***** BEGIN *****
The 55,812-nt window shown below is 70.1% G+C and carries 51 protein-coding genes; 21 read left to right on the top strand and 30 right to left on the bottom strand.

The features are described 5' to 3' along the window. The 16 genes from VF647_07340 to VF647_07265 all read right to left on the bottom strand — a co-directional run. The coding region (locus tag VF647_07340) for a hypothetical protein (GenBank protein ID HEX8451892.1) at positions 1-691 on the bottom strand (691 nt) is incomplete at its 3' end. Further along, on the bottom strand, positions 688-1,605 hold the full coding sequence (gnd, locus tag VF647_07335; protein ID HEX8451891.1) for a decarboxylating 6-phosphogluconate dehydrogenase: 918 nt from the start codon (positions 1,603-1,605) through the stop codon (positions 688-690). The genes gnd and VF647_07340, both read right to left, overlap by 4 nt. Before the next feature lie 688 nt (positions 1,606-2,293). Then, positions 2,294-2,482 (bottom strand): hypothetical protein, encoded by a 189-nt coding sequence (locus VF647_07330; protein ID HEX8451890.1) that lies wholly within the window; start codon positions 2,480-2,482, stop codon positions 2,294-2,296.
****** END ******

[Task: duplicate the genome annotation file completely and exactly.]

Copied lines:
The 55,812-nt window shown below is 70.1% G+C and carries 51 protein-coding genes; 21 read left to right on the top strand and 30 right to left on the bottom strand.

The features are described 5' to 3' along the window. The 16 genes from VF647_07340 to VF647_07265 all read right to left on the bottom strand — a co-directional run. The coding region (locus tag VF647_07340) for a hypothetical protein (GenBank protein ID HEX8451892.1) at positions 1-691 on the bottom strand (691 nt) is incomplete at its 3' end. Further along, on the bottom strand, positions 688-1,605 hold the full coding sequence (gnd, locus tag VF647_07335; protein ID HEX8451891.1) for a decarboxylating 6-phosphogluconate dehydrogenase: 918 nt from the start codon (positions 1,603-1,605) through the stop codon (positions 688-690). The genes gnd and VF647_07340, both read right to left, overlap by 4 nt. Before the next feature lie 688 nt (positions 1,606-2,293). Then, positions 2,294-2,482 (bottom strand): hypothetical protein, encoded by a 189-nt coding sequence (locus VF647_07330; protein ID HEX8451890.1) that lies wholly within the window; start codon positions 2,480-2,482, stop codon positions 2,294-2,296.